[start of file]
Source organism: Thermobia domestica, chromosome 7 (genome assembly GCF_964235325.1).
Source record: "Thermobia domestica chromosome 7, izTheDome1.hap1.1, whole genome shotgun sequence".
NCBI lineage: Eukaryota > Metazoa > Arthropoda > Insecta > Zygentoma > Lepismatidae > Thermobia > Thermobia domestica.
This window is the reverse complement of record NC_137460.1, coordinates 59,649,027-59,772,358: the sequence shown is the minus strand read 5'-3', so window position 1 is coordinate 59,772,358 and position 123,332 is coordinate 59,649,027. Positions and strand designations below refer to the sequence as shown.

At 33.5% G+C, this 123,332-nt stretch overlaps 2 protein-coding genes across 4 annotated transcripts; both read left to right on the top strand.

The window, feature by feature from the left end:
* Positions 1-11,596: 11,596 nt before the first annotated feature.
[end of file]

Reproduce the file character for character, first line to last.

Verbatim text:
Source organism: Thermobia domestica, chromosome 7 (genome assembly GCF_964235325.1).
Source record: "Thermobia domestica chromosome 7, izTheDome1.hap1.1, whole genome shotgun sequence".
NCBI lineage: Eukaryota > Metazoa > Arthropoda > Insecta > Zygentoma > Lepismatidae > Thermobia > Thermobia domestica.
This window is the reverse complement of record NC_137460.1, coordinates 59,649,027-59,772,358: the sequence shown is the minus strand read 5'-3', so window position 1 is coordinate 59,772,358 and position 123,332 is coordinate 59,649,027. Positions and strand designations below refer to the sequence as shown.

At 33.5% G+C, this 123,332-nt stretch overlaps 2 protein-coding genes across 4 annotated transcripts; both read left to right on the top strand.

The window, feature by feature from the left end:
* Positions 1-11,596: 11,596 nt before the first annotated feature.